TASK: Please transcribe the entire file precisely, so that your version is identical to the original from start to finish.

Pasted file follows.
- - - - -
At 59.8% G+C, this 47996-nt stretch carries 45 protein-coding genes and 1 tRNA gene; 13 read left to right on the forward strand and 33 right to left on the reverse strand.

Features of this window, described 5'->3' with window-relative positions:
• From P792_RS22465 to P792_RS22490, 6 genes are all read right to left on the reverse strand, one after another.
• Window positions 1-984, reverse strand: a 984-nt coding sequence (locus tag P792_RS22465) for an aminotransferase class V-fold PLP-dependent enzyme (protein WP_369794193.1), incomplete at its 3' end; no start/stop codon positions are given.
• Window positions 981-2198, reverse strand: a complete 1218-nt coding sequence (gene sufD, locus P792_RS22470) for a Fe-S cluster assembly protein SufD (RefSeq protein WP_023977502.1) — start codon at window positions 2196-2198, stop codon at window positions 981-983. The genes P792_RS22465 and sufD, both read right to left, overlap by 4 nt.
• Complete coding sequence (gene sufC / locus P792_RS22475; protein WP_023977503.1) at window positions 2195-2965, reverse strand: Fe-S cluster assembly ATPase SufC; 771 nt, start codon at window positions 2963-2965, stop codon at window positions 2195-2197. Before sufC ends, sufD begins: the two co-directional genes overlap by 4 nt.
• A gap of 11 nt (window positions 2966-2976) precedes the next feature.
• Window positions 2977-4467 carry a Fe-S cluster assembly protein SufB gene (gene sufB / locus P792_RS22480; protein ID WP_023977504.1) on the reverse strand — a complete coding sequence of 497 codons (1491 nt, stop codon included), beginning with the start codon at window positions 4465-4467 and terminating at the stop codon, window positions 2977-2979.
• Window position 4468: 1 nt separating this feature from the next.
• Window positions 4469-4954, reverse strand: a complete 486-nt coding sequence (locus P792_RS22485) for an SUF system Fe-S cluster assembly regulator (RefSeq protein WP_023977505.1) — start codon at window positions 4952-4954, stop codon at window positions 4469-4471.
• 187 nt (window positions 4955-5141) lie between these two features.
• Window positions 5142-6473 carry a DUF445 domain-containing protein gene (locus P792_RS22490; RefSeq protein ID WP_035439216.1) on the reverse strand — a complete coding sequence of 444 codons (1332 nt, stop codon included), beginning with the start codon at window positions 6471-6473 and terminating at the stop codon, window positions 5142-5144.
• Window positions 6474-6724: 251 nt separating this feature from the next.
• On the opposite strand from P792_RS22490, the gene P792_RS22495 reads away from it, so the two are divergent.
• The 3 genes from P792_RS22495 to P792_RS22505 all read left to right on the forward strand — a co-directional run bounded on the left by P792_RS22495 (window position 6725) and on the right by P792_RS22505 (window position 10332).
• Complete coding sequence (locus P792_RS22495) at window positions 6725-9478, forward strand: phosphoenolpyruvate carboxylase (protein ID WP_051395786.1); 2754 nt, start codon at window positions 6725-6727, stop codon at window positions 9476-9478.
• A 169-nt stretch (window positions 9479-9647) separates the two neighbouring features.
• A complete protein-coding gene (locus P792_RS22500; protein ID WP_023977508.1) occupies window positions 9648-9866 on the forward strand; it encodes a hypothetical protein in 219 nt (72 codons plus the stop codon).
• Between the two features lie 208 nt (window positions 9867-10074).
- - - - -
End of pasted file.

At 59.8% G+C, this 47996-nt stretch carries 45 protein-coding genes and 1 tRNA gene; 13 read left to right on the forward strand and 33 right to left on the reverse strand.

Features of this window, described 5'->3' with window-relative positions:
• From P792_RS22465 to P792_RS22490, 6 genes are all read right to left on the reverse strand, one after another.
• Window positions 1-984, reverse strand: a 984-nt coding sequence (locus tag P792_RS22465) for an aminotransferase class V-fold PLP-dependent enzyme (protein WP_369794193.1), incomplete at its 3' end; no start/stop codon positions are given.
• Window positions 981-2198, reverse strand: a complete 1218-nt coding sequence (gene sufD, locus P792_RS22470) for a Fe-S cluster assembly protein SufD (RefSeq protein WP_023977502.1) — start codon at window positions 2196-2198, stop codon at window positions 981-983. The genes P792_RS22465 and sufD, both read right to left, overlap by 4 nt.
• Complete coding sequence (gene sufC / locus P792_RS22475; protein WP_023977503.1) at window positions 2195-2965, reverse strand: Fe-S cluster assembly ATPase SufC; 771 nt, start codon at window positions 2963-2965, stop codon at window positions 2195-2197. Before sufC ends, sufD begins: the two co-directional genes overlap by 4 nt.
• A gap of 11 nt (window positions 2966-2976) precedes the next feature.
• Window positions 2977-4467 carry a Fe-S cluster assembly protein SufB gene (gene sufB / locus P792_RS22480; protein ID WP_023977504.1) on the reverse strand — a complete coding sequence of 497 codons (1491 nt, stop codon included), beginning with the start codon at window positions 4465-4467 and terminating at the stop codon, window positions 2977-2979.
• Window position 4468: 1 nt separating this feature from the next.
• Window positions 4469-4954, reverse strand: a complete 486-nt coding sequence (locus P792_RS22485) for an SUF system Fe-S cluster assembly regulator (RefSeq protein WP_023977505.1) — start codon at window positions 4952-4954, stop codon at window positions 4469-4471.
• 187 nt (window positions 4955-5141) lie between these two features.
• Window positions 5142-6473 carry a DUF445 domain-containing protein gene (locus P792_RS22490; RefSeq protein ID WP_035439216.1) on the reverse strand — a complete coding sequence of 444 codons (1332 nt, stop codon included), beginning with the start codon at window positions 6471-6473 and terminating at the stop codon, window positions 5142-5144.
• Window positions 6474-6724: 251 nt separating this feature from the next.
• On the opposite strand from P792_RS22490, the gene P792_RS22495 reads away from it, so the two are divergent.
• The 3 genes from P792_RS22495 to P792_RS22505 all read left to right on the forward strand — a co-directional run bounded on the left by P792_RS22495 (window position 6725) and on the right by P792_RS22505 (window position 10332).
• Complete coding sequence (locus P792_RS22495) at window positions 6725-9478, forward strand: phosphoenolpyruvate carboxylase (protein ID WP_051395786.1); 2754 nt, start codon at window positions 6725-6727, stop codon at window positions 9476-9478.
• A 169-nt stretch (window positions 9479-9647) separates the two neighbouring features.
• A complete protein-coding gene (locus P792_RS22500; protein ID WP_023977508.1) occupies window positions 9648-9866 on the forward strand; it encodes a hypothetical protein in 219 nt (72 codons plus the stop codon).
• Between the two features lie 208 nt (window positions 9867-10074).